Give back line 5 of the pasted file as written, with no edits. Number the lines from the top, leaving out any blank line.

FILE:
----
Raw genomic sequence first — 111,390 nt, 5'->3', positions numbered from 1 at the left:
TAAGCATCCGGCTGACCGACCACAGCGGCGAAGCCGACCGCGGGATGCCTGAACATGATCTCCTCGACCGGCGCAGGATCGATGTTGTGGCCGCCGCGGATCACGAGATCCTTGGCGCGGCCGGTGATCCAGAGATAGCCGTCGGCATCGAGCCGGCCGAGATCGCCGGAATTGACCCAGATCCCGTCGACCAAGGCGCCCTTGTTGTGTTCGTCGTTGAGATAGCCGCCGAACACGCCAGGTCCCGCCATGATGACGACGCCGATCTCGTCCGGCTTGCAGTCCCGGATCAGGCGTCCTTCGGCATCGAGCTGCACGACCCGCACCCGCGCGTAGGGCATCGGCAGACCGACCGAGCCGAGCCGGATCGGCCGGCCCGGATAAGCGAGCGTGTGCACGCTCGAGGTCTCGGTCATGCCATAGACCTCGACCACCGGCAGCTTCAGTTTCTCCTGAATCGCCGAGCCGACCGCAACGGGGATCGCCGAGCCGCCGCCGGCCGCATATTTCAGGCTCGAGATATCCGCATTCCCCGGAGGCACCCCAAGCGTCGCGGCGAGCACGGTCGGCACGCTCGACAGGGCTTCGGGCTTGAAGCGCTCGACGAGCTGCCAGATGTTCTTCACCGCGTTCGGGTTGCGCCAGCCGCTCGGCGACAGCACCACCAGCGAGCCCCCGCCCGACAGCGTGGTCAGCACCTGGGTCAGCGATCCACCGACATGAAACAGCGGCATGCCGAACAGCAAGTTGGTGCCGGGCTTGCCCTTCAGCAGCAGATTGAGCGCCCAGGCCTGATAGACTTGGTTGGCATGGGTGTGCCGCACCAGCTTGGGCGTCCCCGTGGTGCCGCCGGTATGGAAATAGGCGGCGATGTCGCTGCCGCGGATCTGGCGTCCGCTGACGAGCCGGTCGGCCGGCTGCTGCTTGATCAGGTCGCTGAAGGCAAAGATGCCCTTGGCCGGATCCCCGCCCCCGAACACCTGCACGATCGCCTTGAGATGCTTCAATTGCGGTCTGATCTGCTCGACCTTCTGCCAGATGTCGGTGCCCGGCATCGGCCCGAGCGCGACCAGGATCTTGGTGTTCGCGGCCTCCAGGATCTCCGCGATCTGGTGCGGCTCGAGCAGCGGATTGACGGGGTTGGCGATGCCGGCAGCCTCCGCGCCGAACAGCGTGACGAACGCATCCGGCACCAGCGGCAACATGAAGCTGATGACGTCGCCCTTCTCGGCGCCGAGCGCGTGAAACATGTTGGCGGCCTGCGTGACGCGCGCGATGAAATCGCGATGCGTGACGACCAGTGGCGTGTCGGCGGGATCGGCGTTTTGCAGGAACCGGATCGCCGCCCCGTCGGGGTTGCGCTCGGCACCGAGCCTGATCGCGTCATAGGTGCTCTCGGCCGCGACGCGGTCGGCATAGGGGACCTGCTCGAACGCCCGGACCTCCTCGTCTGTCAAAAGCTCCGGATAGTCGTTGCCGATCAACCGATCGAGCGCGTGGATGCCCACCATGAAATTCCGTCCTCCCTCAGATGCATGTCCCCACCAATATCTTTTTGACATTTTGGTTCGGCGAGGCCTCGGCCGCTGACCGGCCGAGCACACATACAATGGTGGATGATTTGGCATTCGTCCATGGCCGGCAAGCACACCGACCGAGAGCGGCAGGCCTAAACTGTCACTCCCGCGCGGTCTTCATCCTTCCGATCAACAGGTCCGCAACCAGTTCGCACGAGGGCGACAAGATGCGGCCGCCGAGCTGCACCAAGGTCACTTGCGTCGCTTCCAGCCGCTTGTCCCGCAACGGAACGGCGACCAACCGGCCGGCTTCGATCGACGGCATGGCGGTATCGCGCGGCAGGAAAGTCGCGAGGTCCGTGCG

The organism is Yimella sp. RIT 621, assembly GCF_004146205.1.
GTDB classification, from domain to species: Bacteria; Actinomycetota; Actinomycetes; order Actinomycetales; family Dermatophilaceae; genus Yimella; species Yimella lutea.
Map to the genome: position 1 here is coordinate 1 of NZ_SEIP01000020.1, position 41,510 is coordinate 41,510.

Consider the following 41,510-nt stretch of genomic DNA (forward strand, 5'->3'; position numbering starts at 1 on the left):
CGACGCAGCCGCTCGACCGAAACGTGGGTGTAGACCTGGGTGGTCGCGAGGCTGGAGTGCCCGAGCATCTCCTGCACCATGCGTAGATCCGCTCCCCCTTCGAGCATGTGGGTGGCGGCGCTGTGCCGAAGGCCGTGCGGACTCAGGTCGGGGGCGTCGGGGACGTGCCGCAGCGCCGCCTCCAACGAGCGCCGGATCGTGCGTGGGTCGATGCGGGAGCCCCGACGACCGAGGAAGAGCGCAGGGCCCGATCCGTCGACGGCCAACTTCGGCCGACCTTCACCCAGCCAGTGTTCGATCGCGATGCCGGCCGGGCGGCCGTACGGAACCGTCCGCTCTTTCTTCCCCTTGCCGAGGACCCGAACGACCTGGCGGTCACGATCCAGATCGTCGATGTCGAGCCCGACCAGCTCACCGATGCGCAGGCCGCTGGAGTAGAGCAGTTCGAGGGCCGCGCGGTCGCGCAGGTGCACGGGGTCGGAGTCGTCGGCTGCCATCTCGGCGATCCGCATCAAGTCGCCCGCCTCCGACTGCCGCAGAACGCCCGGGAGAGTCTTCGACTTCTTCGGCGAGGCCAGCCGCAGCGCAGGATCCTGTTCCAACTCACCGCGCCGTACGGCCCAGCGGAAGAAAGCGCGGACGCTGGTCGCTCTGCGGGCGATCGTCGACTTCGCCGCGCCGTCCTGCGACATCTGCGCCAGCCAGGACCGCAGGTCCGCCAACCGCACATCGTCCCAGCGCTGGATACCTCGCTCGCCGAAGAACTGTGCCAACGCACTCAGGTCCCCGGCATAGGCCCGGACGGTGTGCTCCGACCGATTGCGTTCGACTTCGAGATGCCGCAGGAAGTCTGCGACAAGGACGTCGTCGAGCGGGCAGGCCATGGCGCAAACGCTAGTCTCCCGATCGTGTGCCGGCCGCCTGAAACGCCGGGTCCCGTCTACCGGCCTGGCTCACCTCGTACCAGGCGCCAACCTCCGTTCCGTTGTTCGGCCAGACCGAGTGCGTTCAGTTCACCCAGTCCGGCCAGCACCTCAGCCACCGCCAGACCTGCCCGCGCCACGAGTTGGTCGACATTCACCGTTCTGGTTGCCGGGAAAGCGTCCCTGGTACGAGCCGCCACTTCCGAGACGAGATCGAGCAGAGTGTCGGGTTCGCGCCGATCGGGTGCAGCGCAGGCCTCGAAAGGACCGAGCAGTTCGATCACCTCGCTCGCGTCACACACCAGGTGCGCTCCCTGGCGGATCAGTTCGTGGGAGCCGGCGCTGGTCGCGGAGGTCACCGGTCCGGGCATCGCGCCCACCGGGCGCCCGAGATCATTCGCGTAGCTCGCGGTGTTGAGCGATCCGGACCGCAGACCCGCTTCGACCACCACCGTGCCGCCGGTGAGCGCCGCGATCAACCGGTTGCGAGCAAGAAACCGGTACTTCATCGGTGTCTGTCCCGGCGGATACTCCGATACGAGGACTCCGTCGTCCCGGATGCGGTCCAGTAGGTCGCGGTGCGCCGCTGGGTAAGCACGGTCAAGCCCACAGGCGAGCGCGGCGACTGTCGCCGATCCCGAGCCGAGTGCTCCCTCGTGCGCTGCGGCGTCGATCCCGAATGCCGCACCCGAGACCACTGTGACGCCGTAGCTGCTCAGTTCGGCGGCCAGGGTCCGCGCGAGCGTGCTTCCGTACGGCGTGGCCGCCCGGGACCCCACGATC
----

Map to the genome: position 1 here is coordinate 1 of NZ_SEIP01000020.1, position 41,510 is coordinate 41,510.